Following country-wide citizen protests on a range of social issues, the Chilean Association of Municipalities (the AChM), has launched a large-scale citizen consultation.

The Citizen Consultation of 2019 is a large-scale, non-binding consultation that aims to gauge people’s opinions on various social topics. These topics impact both national and local levels of policy. The biggest fish? A possible new Constitution.

Protests against Pinochet-era legislation

Chile has been in the grip of anti-government protests for months. Generally, the protesters are demanding a fairer social and economic model. That includes, among other things, income equality, access to education and public health, and freely available basic necessities. It didn’t take long before voices arose that the current Constitution, adopted during Augusto Pinochet’s military dictatorship (1973-1990), is not only outdated but also illegitimate.

A wave of protests heralds a new Constitutional era in Chile and leads to a nation-wide citizen consultation. Photo © AlJazeera

The AChM, a conglomeration of 330 Chilean municipalities, responded swiftly. They proposed the launch of a citizen consultation, intended to discuss the need for a new Constitution and the best possible process to make it happen. The vote was open to all citizens over the age of 14.

Vote offline, online or in-between, but vote!

Every municipality could decide on their preferred method to consult citizens on the topics in question. They could opt for a traditional approach, in which case the ballots needed to be cast in a local voting station. Alternatively, they could decide to host the vote on a digital platform. The third option was for citizens to cast a digital vote via an offline touchpoint in the neighbourhood.

The questions of the consultation were divided into 3 different parts. The first part focused mainly on the new Constitution and the division of power in Chilean society:

  • Do you think Chile needs a new Constitution?
  • Regardless of your previous answer, who do you think should be in charge of deciding on this new Constitution?
  • Do you think this vote should be obligatory?
  • Do you think municipalities should receive more tools and resources?
  • Do you agree that people convicted of corruption, money laundering or drug trafficking are prohibited from running for public office and public employment?
  • Do you think there should be a separate tax for basic necessities?

The second part of the vote provided citizens with a list of 11 social topics, from which they had to pick a maximum of priorities. From access to high-quality public education over the funding of public health services to reducing the cost of basic services like water and electricity, the list covered a broad range of social topics.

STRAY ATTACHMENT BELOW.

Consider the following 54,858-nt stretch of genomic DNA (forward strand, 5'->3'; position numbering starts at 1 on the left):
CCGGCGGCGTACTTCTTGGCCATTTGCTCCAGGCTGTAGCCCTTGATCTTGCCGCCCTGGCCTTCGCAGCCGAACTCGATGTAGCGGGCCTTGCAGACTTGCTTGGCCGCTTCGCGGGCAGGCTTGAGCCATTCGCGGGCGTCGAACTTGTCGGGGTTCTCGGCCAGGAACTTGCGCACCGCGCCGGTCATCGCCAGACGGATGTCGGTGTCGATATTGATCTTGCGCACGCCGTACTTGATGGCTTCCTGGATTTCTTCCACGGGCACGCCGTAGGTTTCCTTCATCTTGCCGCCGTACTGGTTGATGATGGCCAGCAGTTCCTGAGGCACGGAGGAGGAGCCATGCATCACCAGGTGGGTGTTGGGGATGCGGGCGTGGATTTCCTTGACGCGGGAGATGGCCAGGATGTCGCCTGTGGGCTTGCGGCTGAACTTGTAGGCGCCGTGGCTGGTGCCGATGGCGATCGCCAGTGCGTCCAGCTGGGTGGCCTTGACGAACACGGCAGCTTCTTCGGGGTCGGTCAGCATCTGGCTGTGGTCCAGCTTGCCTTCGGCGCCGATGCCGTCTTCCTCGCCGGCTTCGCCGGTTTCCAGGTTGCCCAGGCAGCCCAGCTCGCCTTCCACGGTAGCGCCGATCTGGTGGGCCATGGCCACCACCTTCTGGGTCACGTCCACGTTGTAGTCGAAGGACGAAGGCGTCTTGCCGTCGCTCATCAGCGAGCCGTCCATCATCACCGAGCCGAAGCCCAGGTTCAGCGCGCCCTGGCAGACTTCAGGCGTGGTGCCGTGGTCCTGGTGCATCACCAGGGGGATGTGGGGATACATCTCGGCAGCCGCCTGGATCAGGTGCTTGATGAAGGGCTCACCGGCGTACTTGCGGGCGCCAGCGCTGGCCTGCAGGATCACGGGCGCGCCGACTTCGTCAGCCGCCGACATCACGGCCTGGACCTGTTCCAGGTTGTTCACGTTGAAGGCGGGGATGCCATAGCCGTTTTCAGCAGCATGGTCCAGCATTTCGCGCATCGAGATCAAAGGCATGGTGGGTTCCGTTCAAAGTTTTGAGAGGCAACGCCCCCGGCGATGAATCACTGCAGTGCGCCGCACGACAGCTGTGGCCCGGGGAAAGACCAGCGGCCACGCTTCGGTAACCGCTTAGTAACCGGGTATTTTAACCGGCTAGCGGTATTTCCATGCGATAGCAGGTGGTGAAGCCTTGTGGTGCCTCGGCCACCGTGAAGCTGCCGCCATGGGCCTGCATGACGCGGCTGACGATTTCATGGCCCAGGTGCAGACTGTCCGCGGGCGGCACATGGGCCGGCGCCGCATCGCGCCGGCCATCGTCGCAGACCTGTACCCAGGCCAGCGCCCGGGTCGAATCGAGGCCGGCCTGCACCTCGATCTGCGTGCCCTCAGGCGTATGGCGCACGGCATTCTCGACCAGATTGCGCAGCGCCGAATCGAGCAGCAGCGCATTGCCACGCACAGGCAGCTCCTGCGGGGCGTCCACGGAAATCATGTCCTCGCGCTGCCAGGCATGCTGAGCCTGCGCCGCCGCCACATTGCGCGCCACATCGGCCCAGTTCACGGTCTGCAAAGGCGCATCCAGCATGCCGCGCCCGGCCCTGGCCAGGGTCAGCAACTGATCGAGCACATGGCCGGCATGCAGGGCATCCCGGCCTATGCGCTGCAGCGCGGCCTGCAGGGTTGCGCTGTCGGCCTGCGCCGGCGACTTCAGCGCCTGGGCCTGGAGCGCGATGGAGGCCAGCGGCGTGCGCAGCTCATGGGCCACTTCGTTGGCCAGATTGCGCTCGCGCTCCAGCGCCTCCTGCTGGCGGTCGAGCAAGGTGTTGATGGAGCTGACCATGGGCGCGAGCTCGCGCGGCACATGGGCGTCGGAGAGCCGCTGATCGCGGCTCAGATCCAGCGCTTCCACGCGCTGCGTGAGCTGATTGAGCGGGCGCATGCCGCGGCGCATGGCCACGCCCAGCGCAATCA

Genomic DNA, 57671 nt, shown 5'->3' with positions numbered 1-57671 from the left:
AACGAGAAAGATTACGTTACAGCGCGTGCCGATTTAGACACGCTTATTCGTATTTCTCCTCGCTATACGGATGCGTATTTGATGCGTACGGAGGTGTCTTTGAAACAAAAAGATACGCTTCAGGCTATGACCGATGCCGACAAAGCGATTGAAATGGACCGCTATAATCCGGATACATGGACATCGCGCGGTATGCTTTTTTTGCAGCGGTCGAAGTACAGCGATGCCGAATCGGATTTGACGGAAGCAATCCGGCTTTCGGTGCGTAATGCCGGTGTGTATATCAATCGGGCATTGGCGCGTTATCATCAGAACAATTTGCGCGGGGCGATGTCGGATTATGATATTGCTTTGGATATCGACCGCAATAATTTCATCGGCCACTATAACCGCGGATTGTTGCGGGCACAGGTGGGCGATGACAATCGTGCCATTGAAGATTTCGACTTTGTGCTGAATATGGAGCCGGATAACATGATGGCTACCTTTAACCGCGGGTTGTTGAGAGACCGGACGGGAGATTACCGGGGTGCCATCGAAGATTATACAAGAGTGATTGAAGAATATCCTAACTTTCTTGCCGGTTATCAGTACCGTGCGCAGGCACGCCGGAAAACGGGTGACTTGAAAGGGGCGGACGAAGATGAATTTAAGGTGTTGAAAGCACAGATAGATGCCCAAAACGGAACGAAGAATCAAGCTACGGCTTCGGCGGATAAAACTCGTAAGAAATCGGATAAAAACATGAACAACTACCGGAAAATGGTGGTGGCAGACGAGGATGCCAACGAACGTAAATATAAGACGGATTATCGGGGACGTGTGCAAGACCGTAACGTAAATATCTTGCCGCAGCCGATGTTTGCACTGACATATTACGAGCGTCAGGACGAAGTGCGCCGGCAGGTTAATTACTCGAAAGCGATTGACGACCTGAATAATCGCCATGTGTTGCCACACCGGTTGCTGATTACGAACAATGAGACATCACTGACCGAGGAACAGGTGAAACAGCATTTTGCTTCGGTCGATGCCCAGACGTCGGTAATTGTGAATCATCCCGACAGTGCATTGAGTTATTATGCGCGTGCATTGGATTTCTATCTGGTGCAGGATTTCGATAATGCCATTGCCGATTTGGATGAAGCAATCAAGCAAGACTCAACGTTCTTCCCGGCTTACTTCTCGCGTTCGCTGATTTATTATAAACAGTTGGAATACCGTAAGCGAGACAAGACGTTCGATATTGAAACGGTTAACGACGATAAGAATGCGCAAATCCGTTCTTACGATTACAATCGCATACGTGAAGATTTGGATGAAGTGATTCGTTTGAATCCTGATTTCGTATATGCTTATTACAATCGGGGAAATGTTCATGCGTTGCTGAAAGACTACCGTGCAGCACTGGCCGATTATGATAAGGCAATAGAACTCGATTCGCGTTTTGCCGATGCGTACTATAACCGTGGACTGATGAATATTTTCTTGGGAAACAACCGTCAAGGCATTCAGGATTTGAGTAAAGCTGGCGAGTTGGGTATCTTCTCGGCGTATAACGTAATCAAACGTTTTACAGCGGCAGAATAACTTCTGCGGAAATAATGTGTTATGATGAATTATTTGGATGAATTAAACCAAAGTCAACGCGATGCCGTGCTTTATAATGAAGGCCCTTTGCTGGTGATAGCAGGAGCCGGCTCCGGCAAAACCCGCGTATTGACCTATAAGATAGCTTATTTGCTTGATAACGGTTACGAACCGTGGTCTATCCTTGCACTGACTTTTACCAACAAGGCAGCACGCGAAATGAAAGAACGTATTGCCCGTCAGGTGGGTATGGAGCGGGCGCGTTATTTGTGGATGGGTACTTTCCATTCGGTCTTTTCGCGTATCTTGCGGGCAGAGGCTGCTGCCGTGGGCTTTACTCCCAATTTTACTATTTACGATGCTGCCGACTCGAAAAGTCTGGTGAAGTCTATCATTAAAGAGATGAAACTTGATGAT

In the third part of the vote, municipalities were free to add their own questions to their citizens. This part is aimed to focus on more local topics, such as public WiFi or a new veterinarian clinic.

Chileans are voting on the country’s new Constitution and policy priorities. Photo © AlJazeera

Results: majority favours a new wind

According to Mayor and AChM president Germán Codina, 47% of the participating communes are doing so in a digital way, while 53% opted for the traditional approach. Of the digital-minded communes, 6 decided to collaborate with CitizenLab to structure and streamline their voting process: San Vincente, Constitución, San Ramon, Lampa, San Bernardo, and San Esteban.

As for the results of the consultation, the numbers show that a citizen consultation was long overdue. As much as 91,3% of voters agreed that the country needs a new Constitution. 88,07% agree that municipalities need more resources, and 97,46% agree that corruption, money laundering, and drugs have no place in public life.

When it comes to the second part of the vote, 3 priorities clearly stood out: increasing the quality of life of the elderly, funding and improving public health, and access to high-quality public education. These 3 topics accounted for over 70% of all the digital votes, and offer the government a clear signal on the next steps to take.

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